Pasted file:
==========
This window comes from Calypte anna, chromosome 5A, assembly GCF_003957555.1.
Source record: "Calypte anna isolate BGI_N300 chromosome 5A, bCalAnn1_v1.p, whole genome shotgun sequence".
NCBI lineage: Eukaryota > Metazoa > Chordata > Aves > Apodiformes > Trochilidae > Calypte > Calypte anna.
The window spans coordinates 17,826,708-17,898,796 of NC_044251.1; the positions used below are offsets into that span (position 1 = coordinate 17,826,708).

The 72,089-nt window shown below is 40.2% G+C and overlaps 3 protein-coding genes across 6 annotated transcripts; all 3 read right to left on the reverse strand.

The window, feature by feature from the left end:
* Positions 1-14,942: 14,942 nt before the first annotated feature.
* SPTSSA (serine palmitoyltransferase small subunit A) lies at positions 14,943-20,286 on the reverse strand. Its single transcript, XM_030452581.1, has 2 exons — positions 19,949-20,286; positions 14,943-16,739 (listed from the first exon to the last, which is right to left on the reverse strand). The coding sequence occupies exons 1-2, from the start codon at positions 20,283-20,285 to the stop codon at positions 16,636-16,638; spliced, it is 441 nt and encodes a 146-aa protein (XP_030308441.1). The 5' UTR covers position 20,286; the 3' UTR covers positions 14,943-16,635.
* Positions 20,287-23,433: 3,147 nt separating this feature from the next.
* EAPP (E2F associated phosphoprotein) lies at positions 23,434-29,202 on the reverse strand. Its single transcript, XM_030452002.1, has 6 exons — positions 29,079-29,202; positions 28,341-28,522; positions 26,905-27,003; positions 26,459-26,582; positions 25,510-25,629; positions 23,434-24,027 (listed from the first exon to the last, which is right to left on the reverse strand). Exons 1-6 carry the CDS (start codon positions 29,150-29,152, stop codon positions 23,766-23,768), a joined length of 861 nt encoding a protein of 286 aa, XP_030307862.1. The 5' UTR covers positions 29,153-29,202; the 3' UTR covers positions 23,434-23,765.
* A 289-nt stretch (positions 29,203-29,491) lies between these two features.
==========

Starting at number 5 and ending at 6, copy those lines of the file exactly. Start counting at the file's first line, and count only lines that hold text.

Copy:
The 72,089-nt window shown below is 40.2% G+C and overlaps 3 protein-coding genes across 6 annotated transcripts; all 3 read right to left on the reverse strand.

The window, feature by feature from the left end: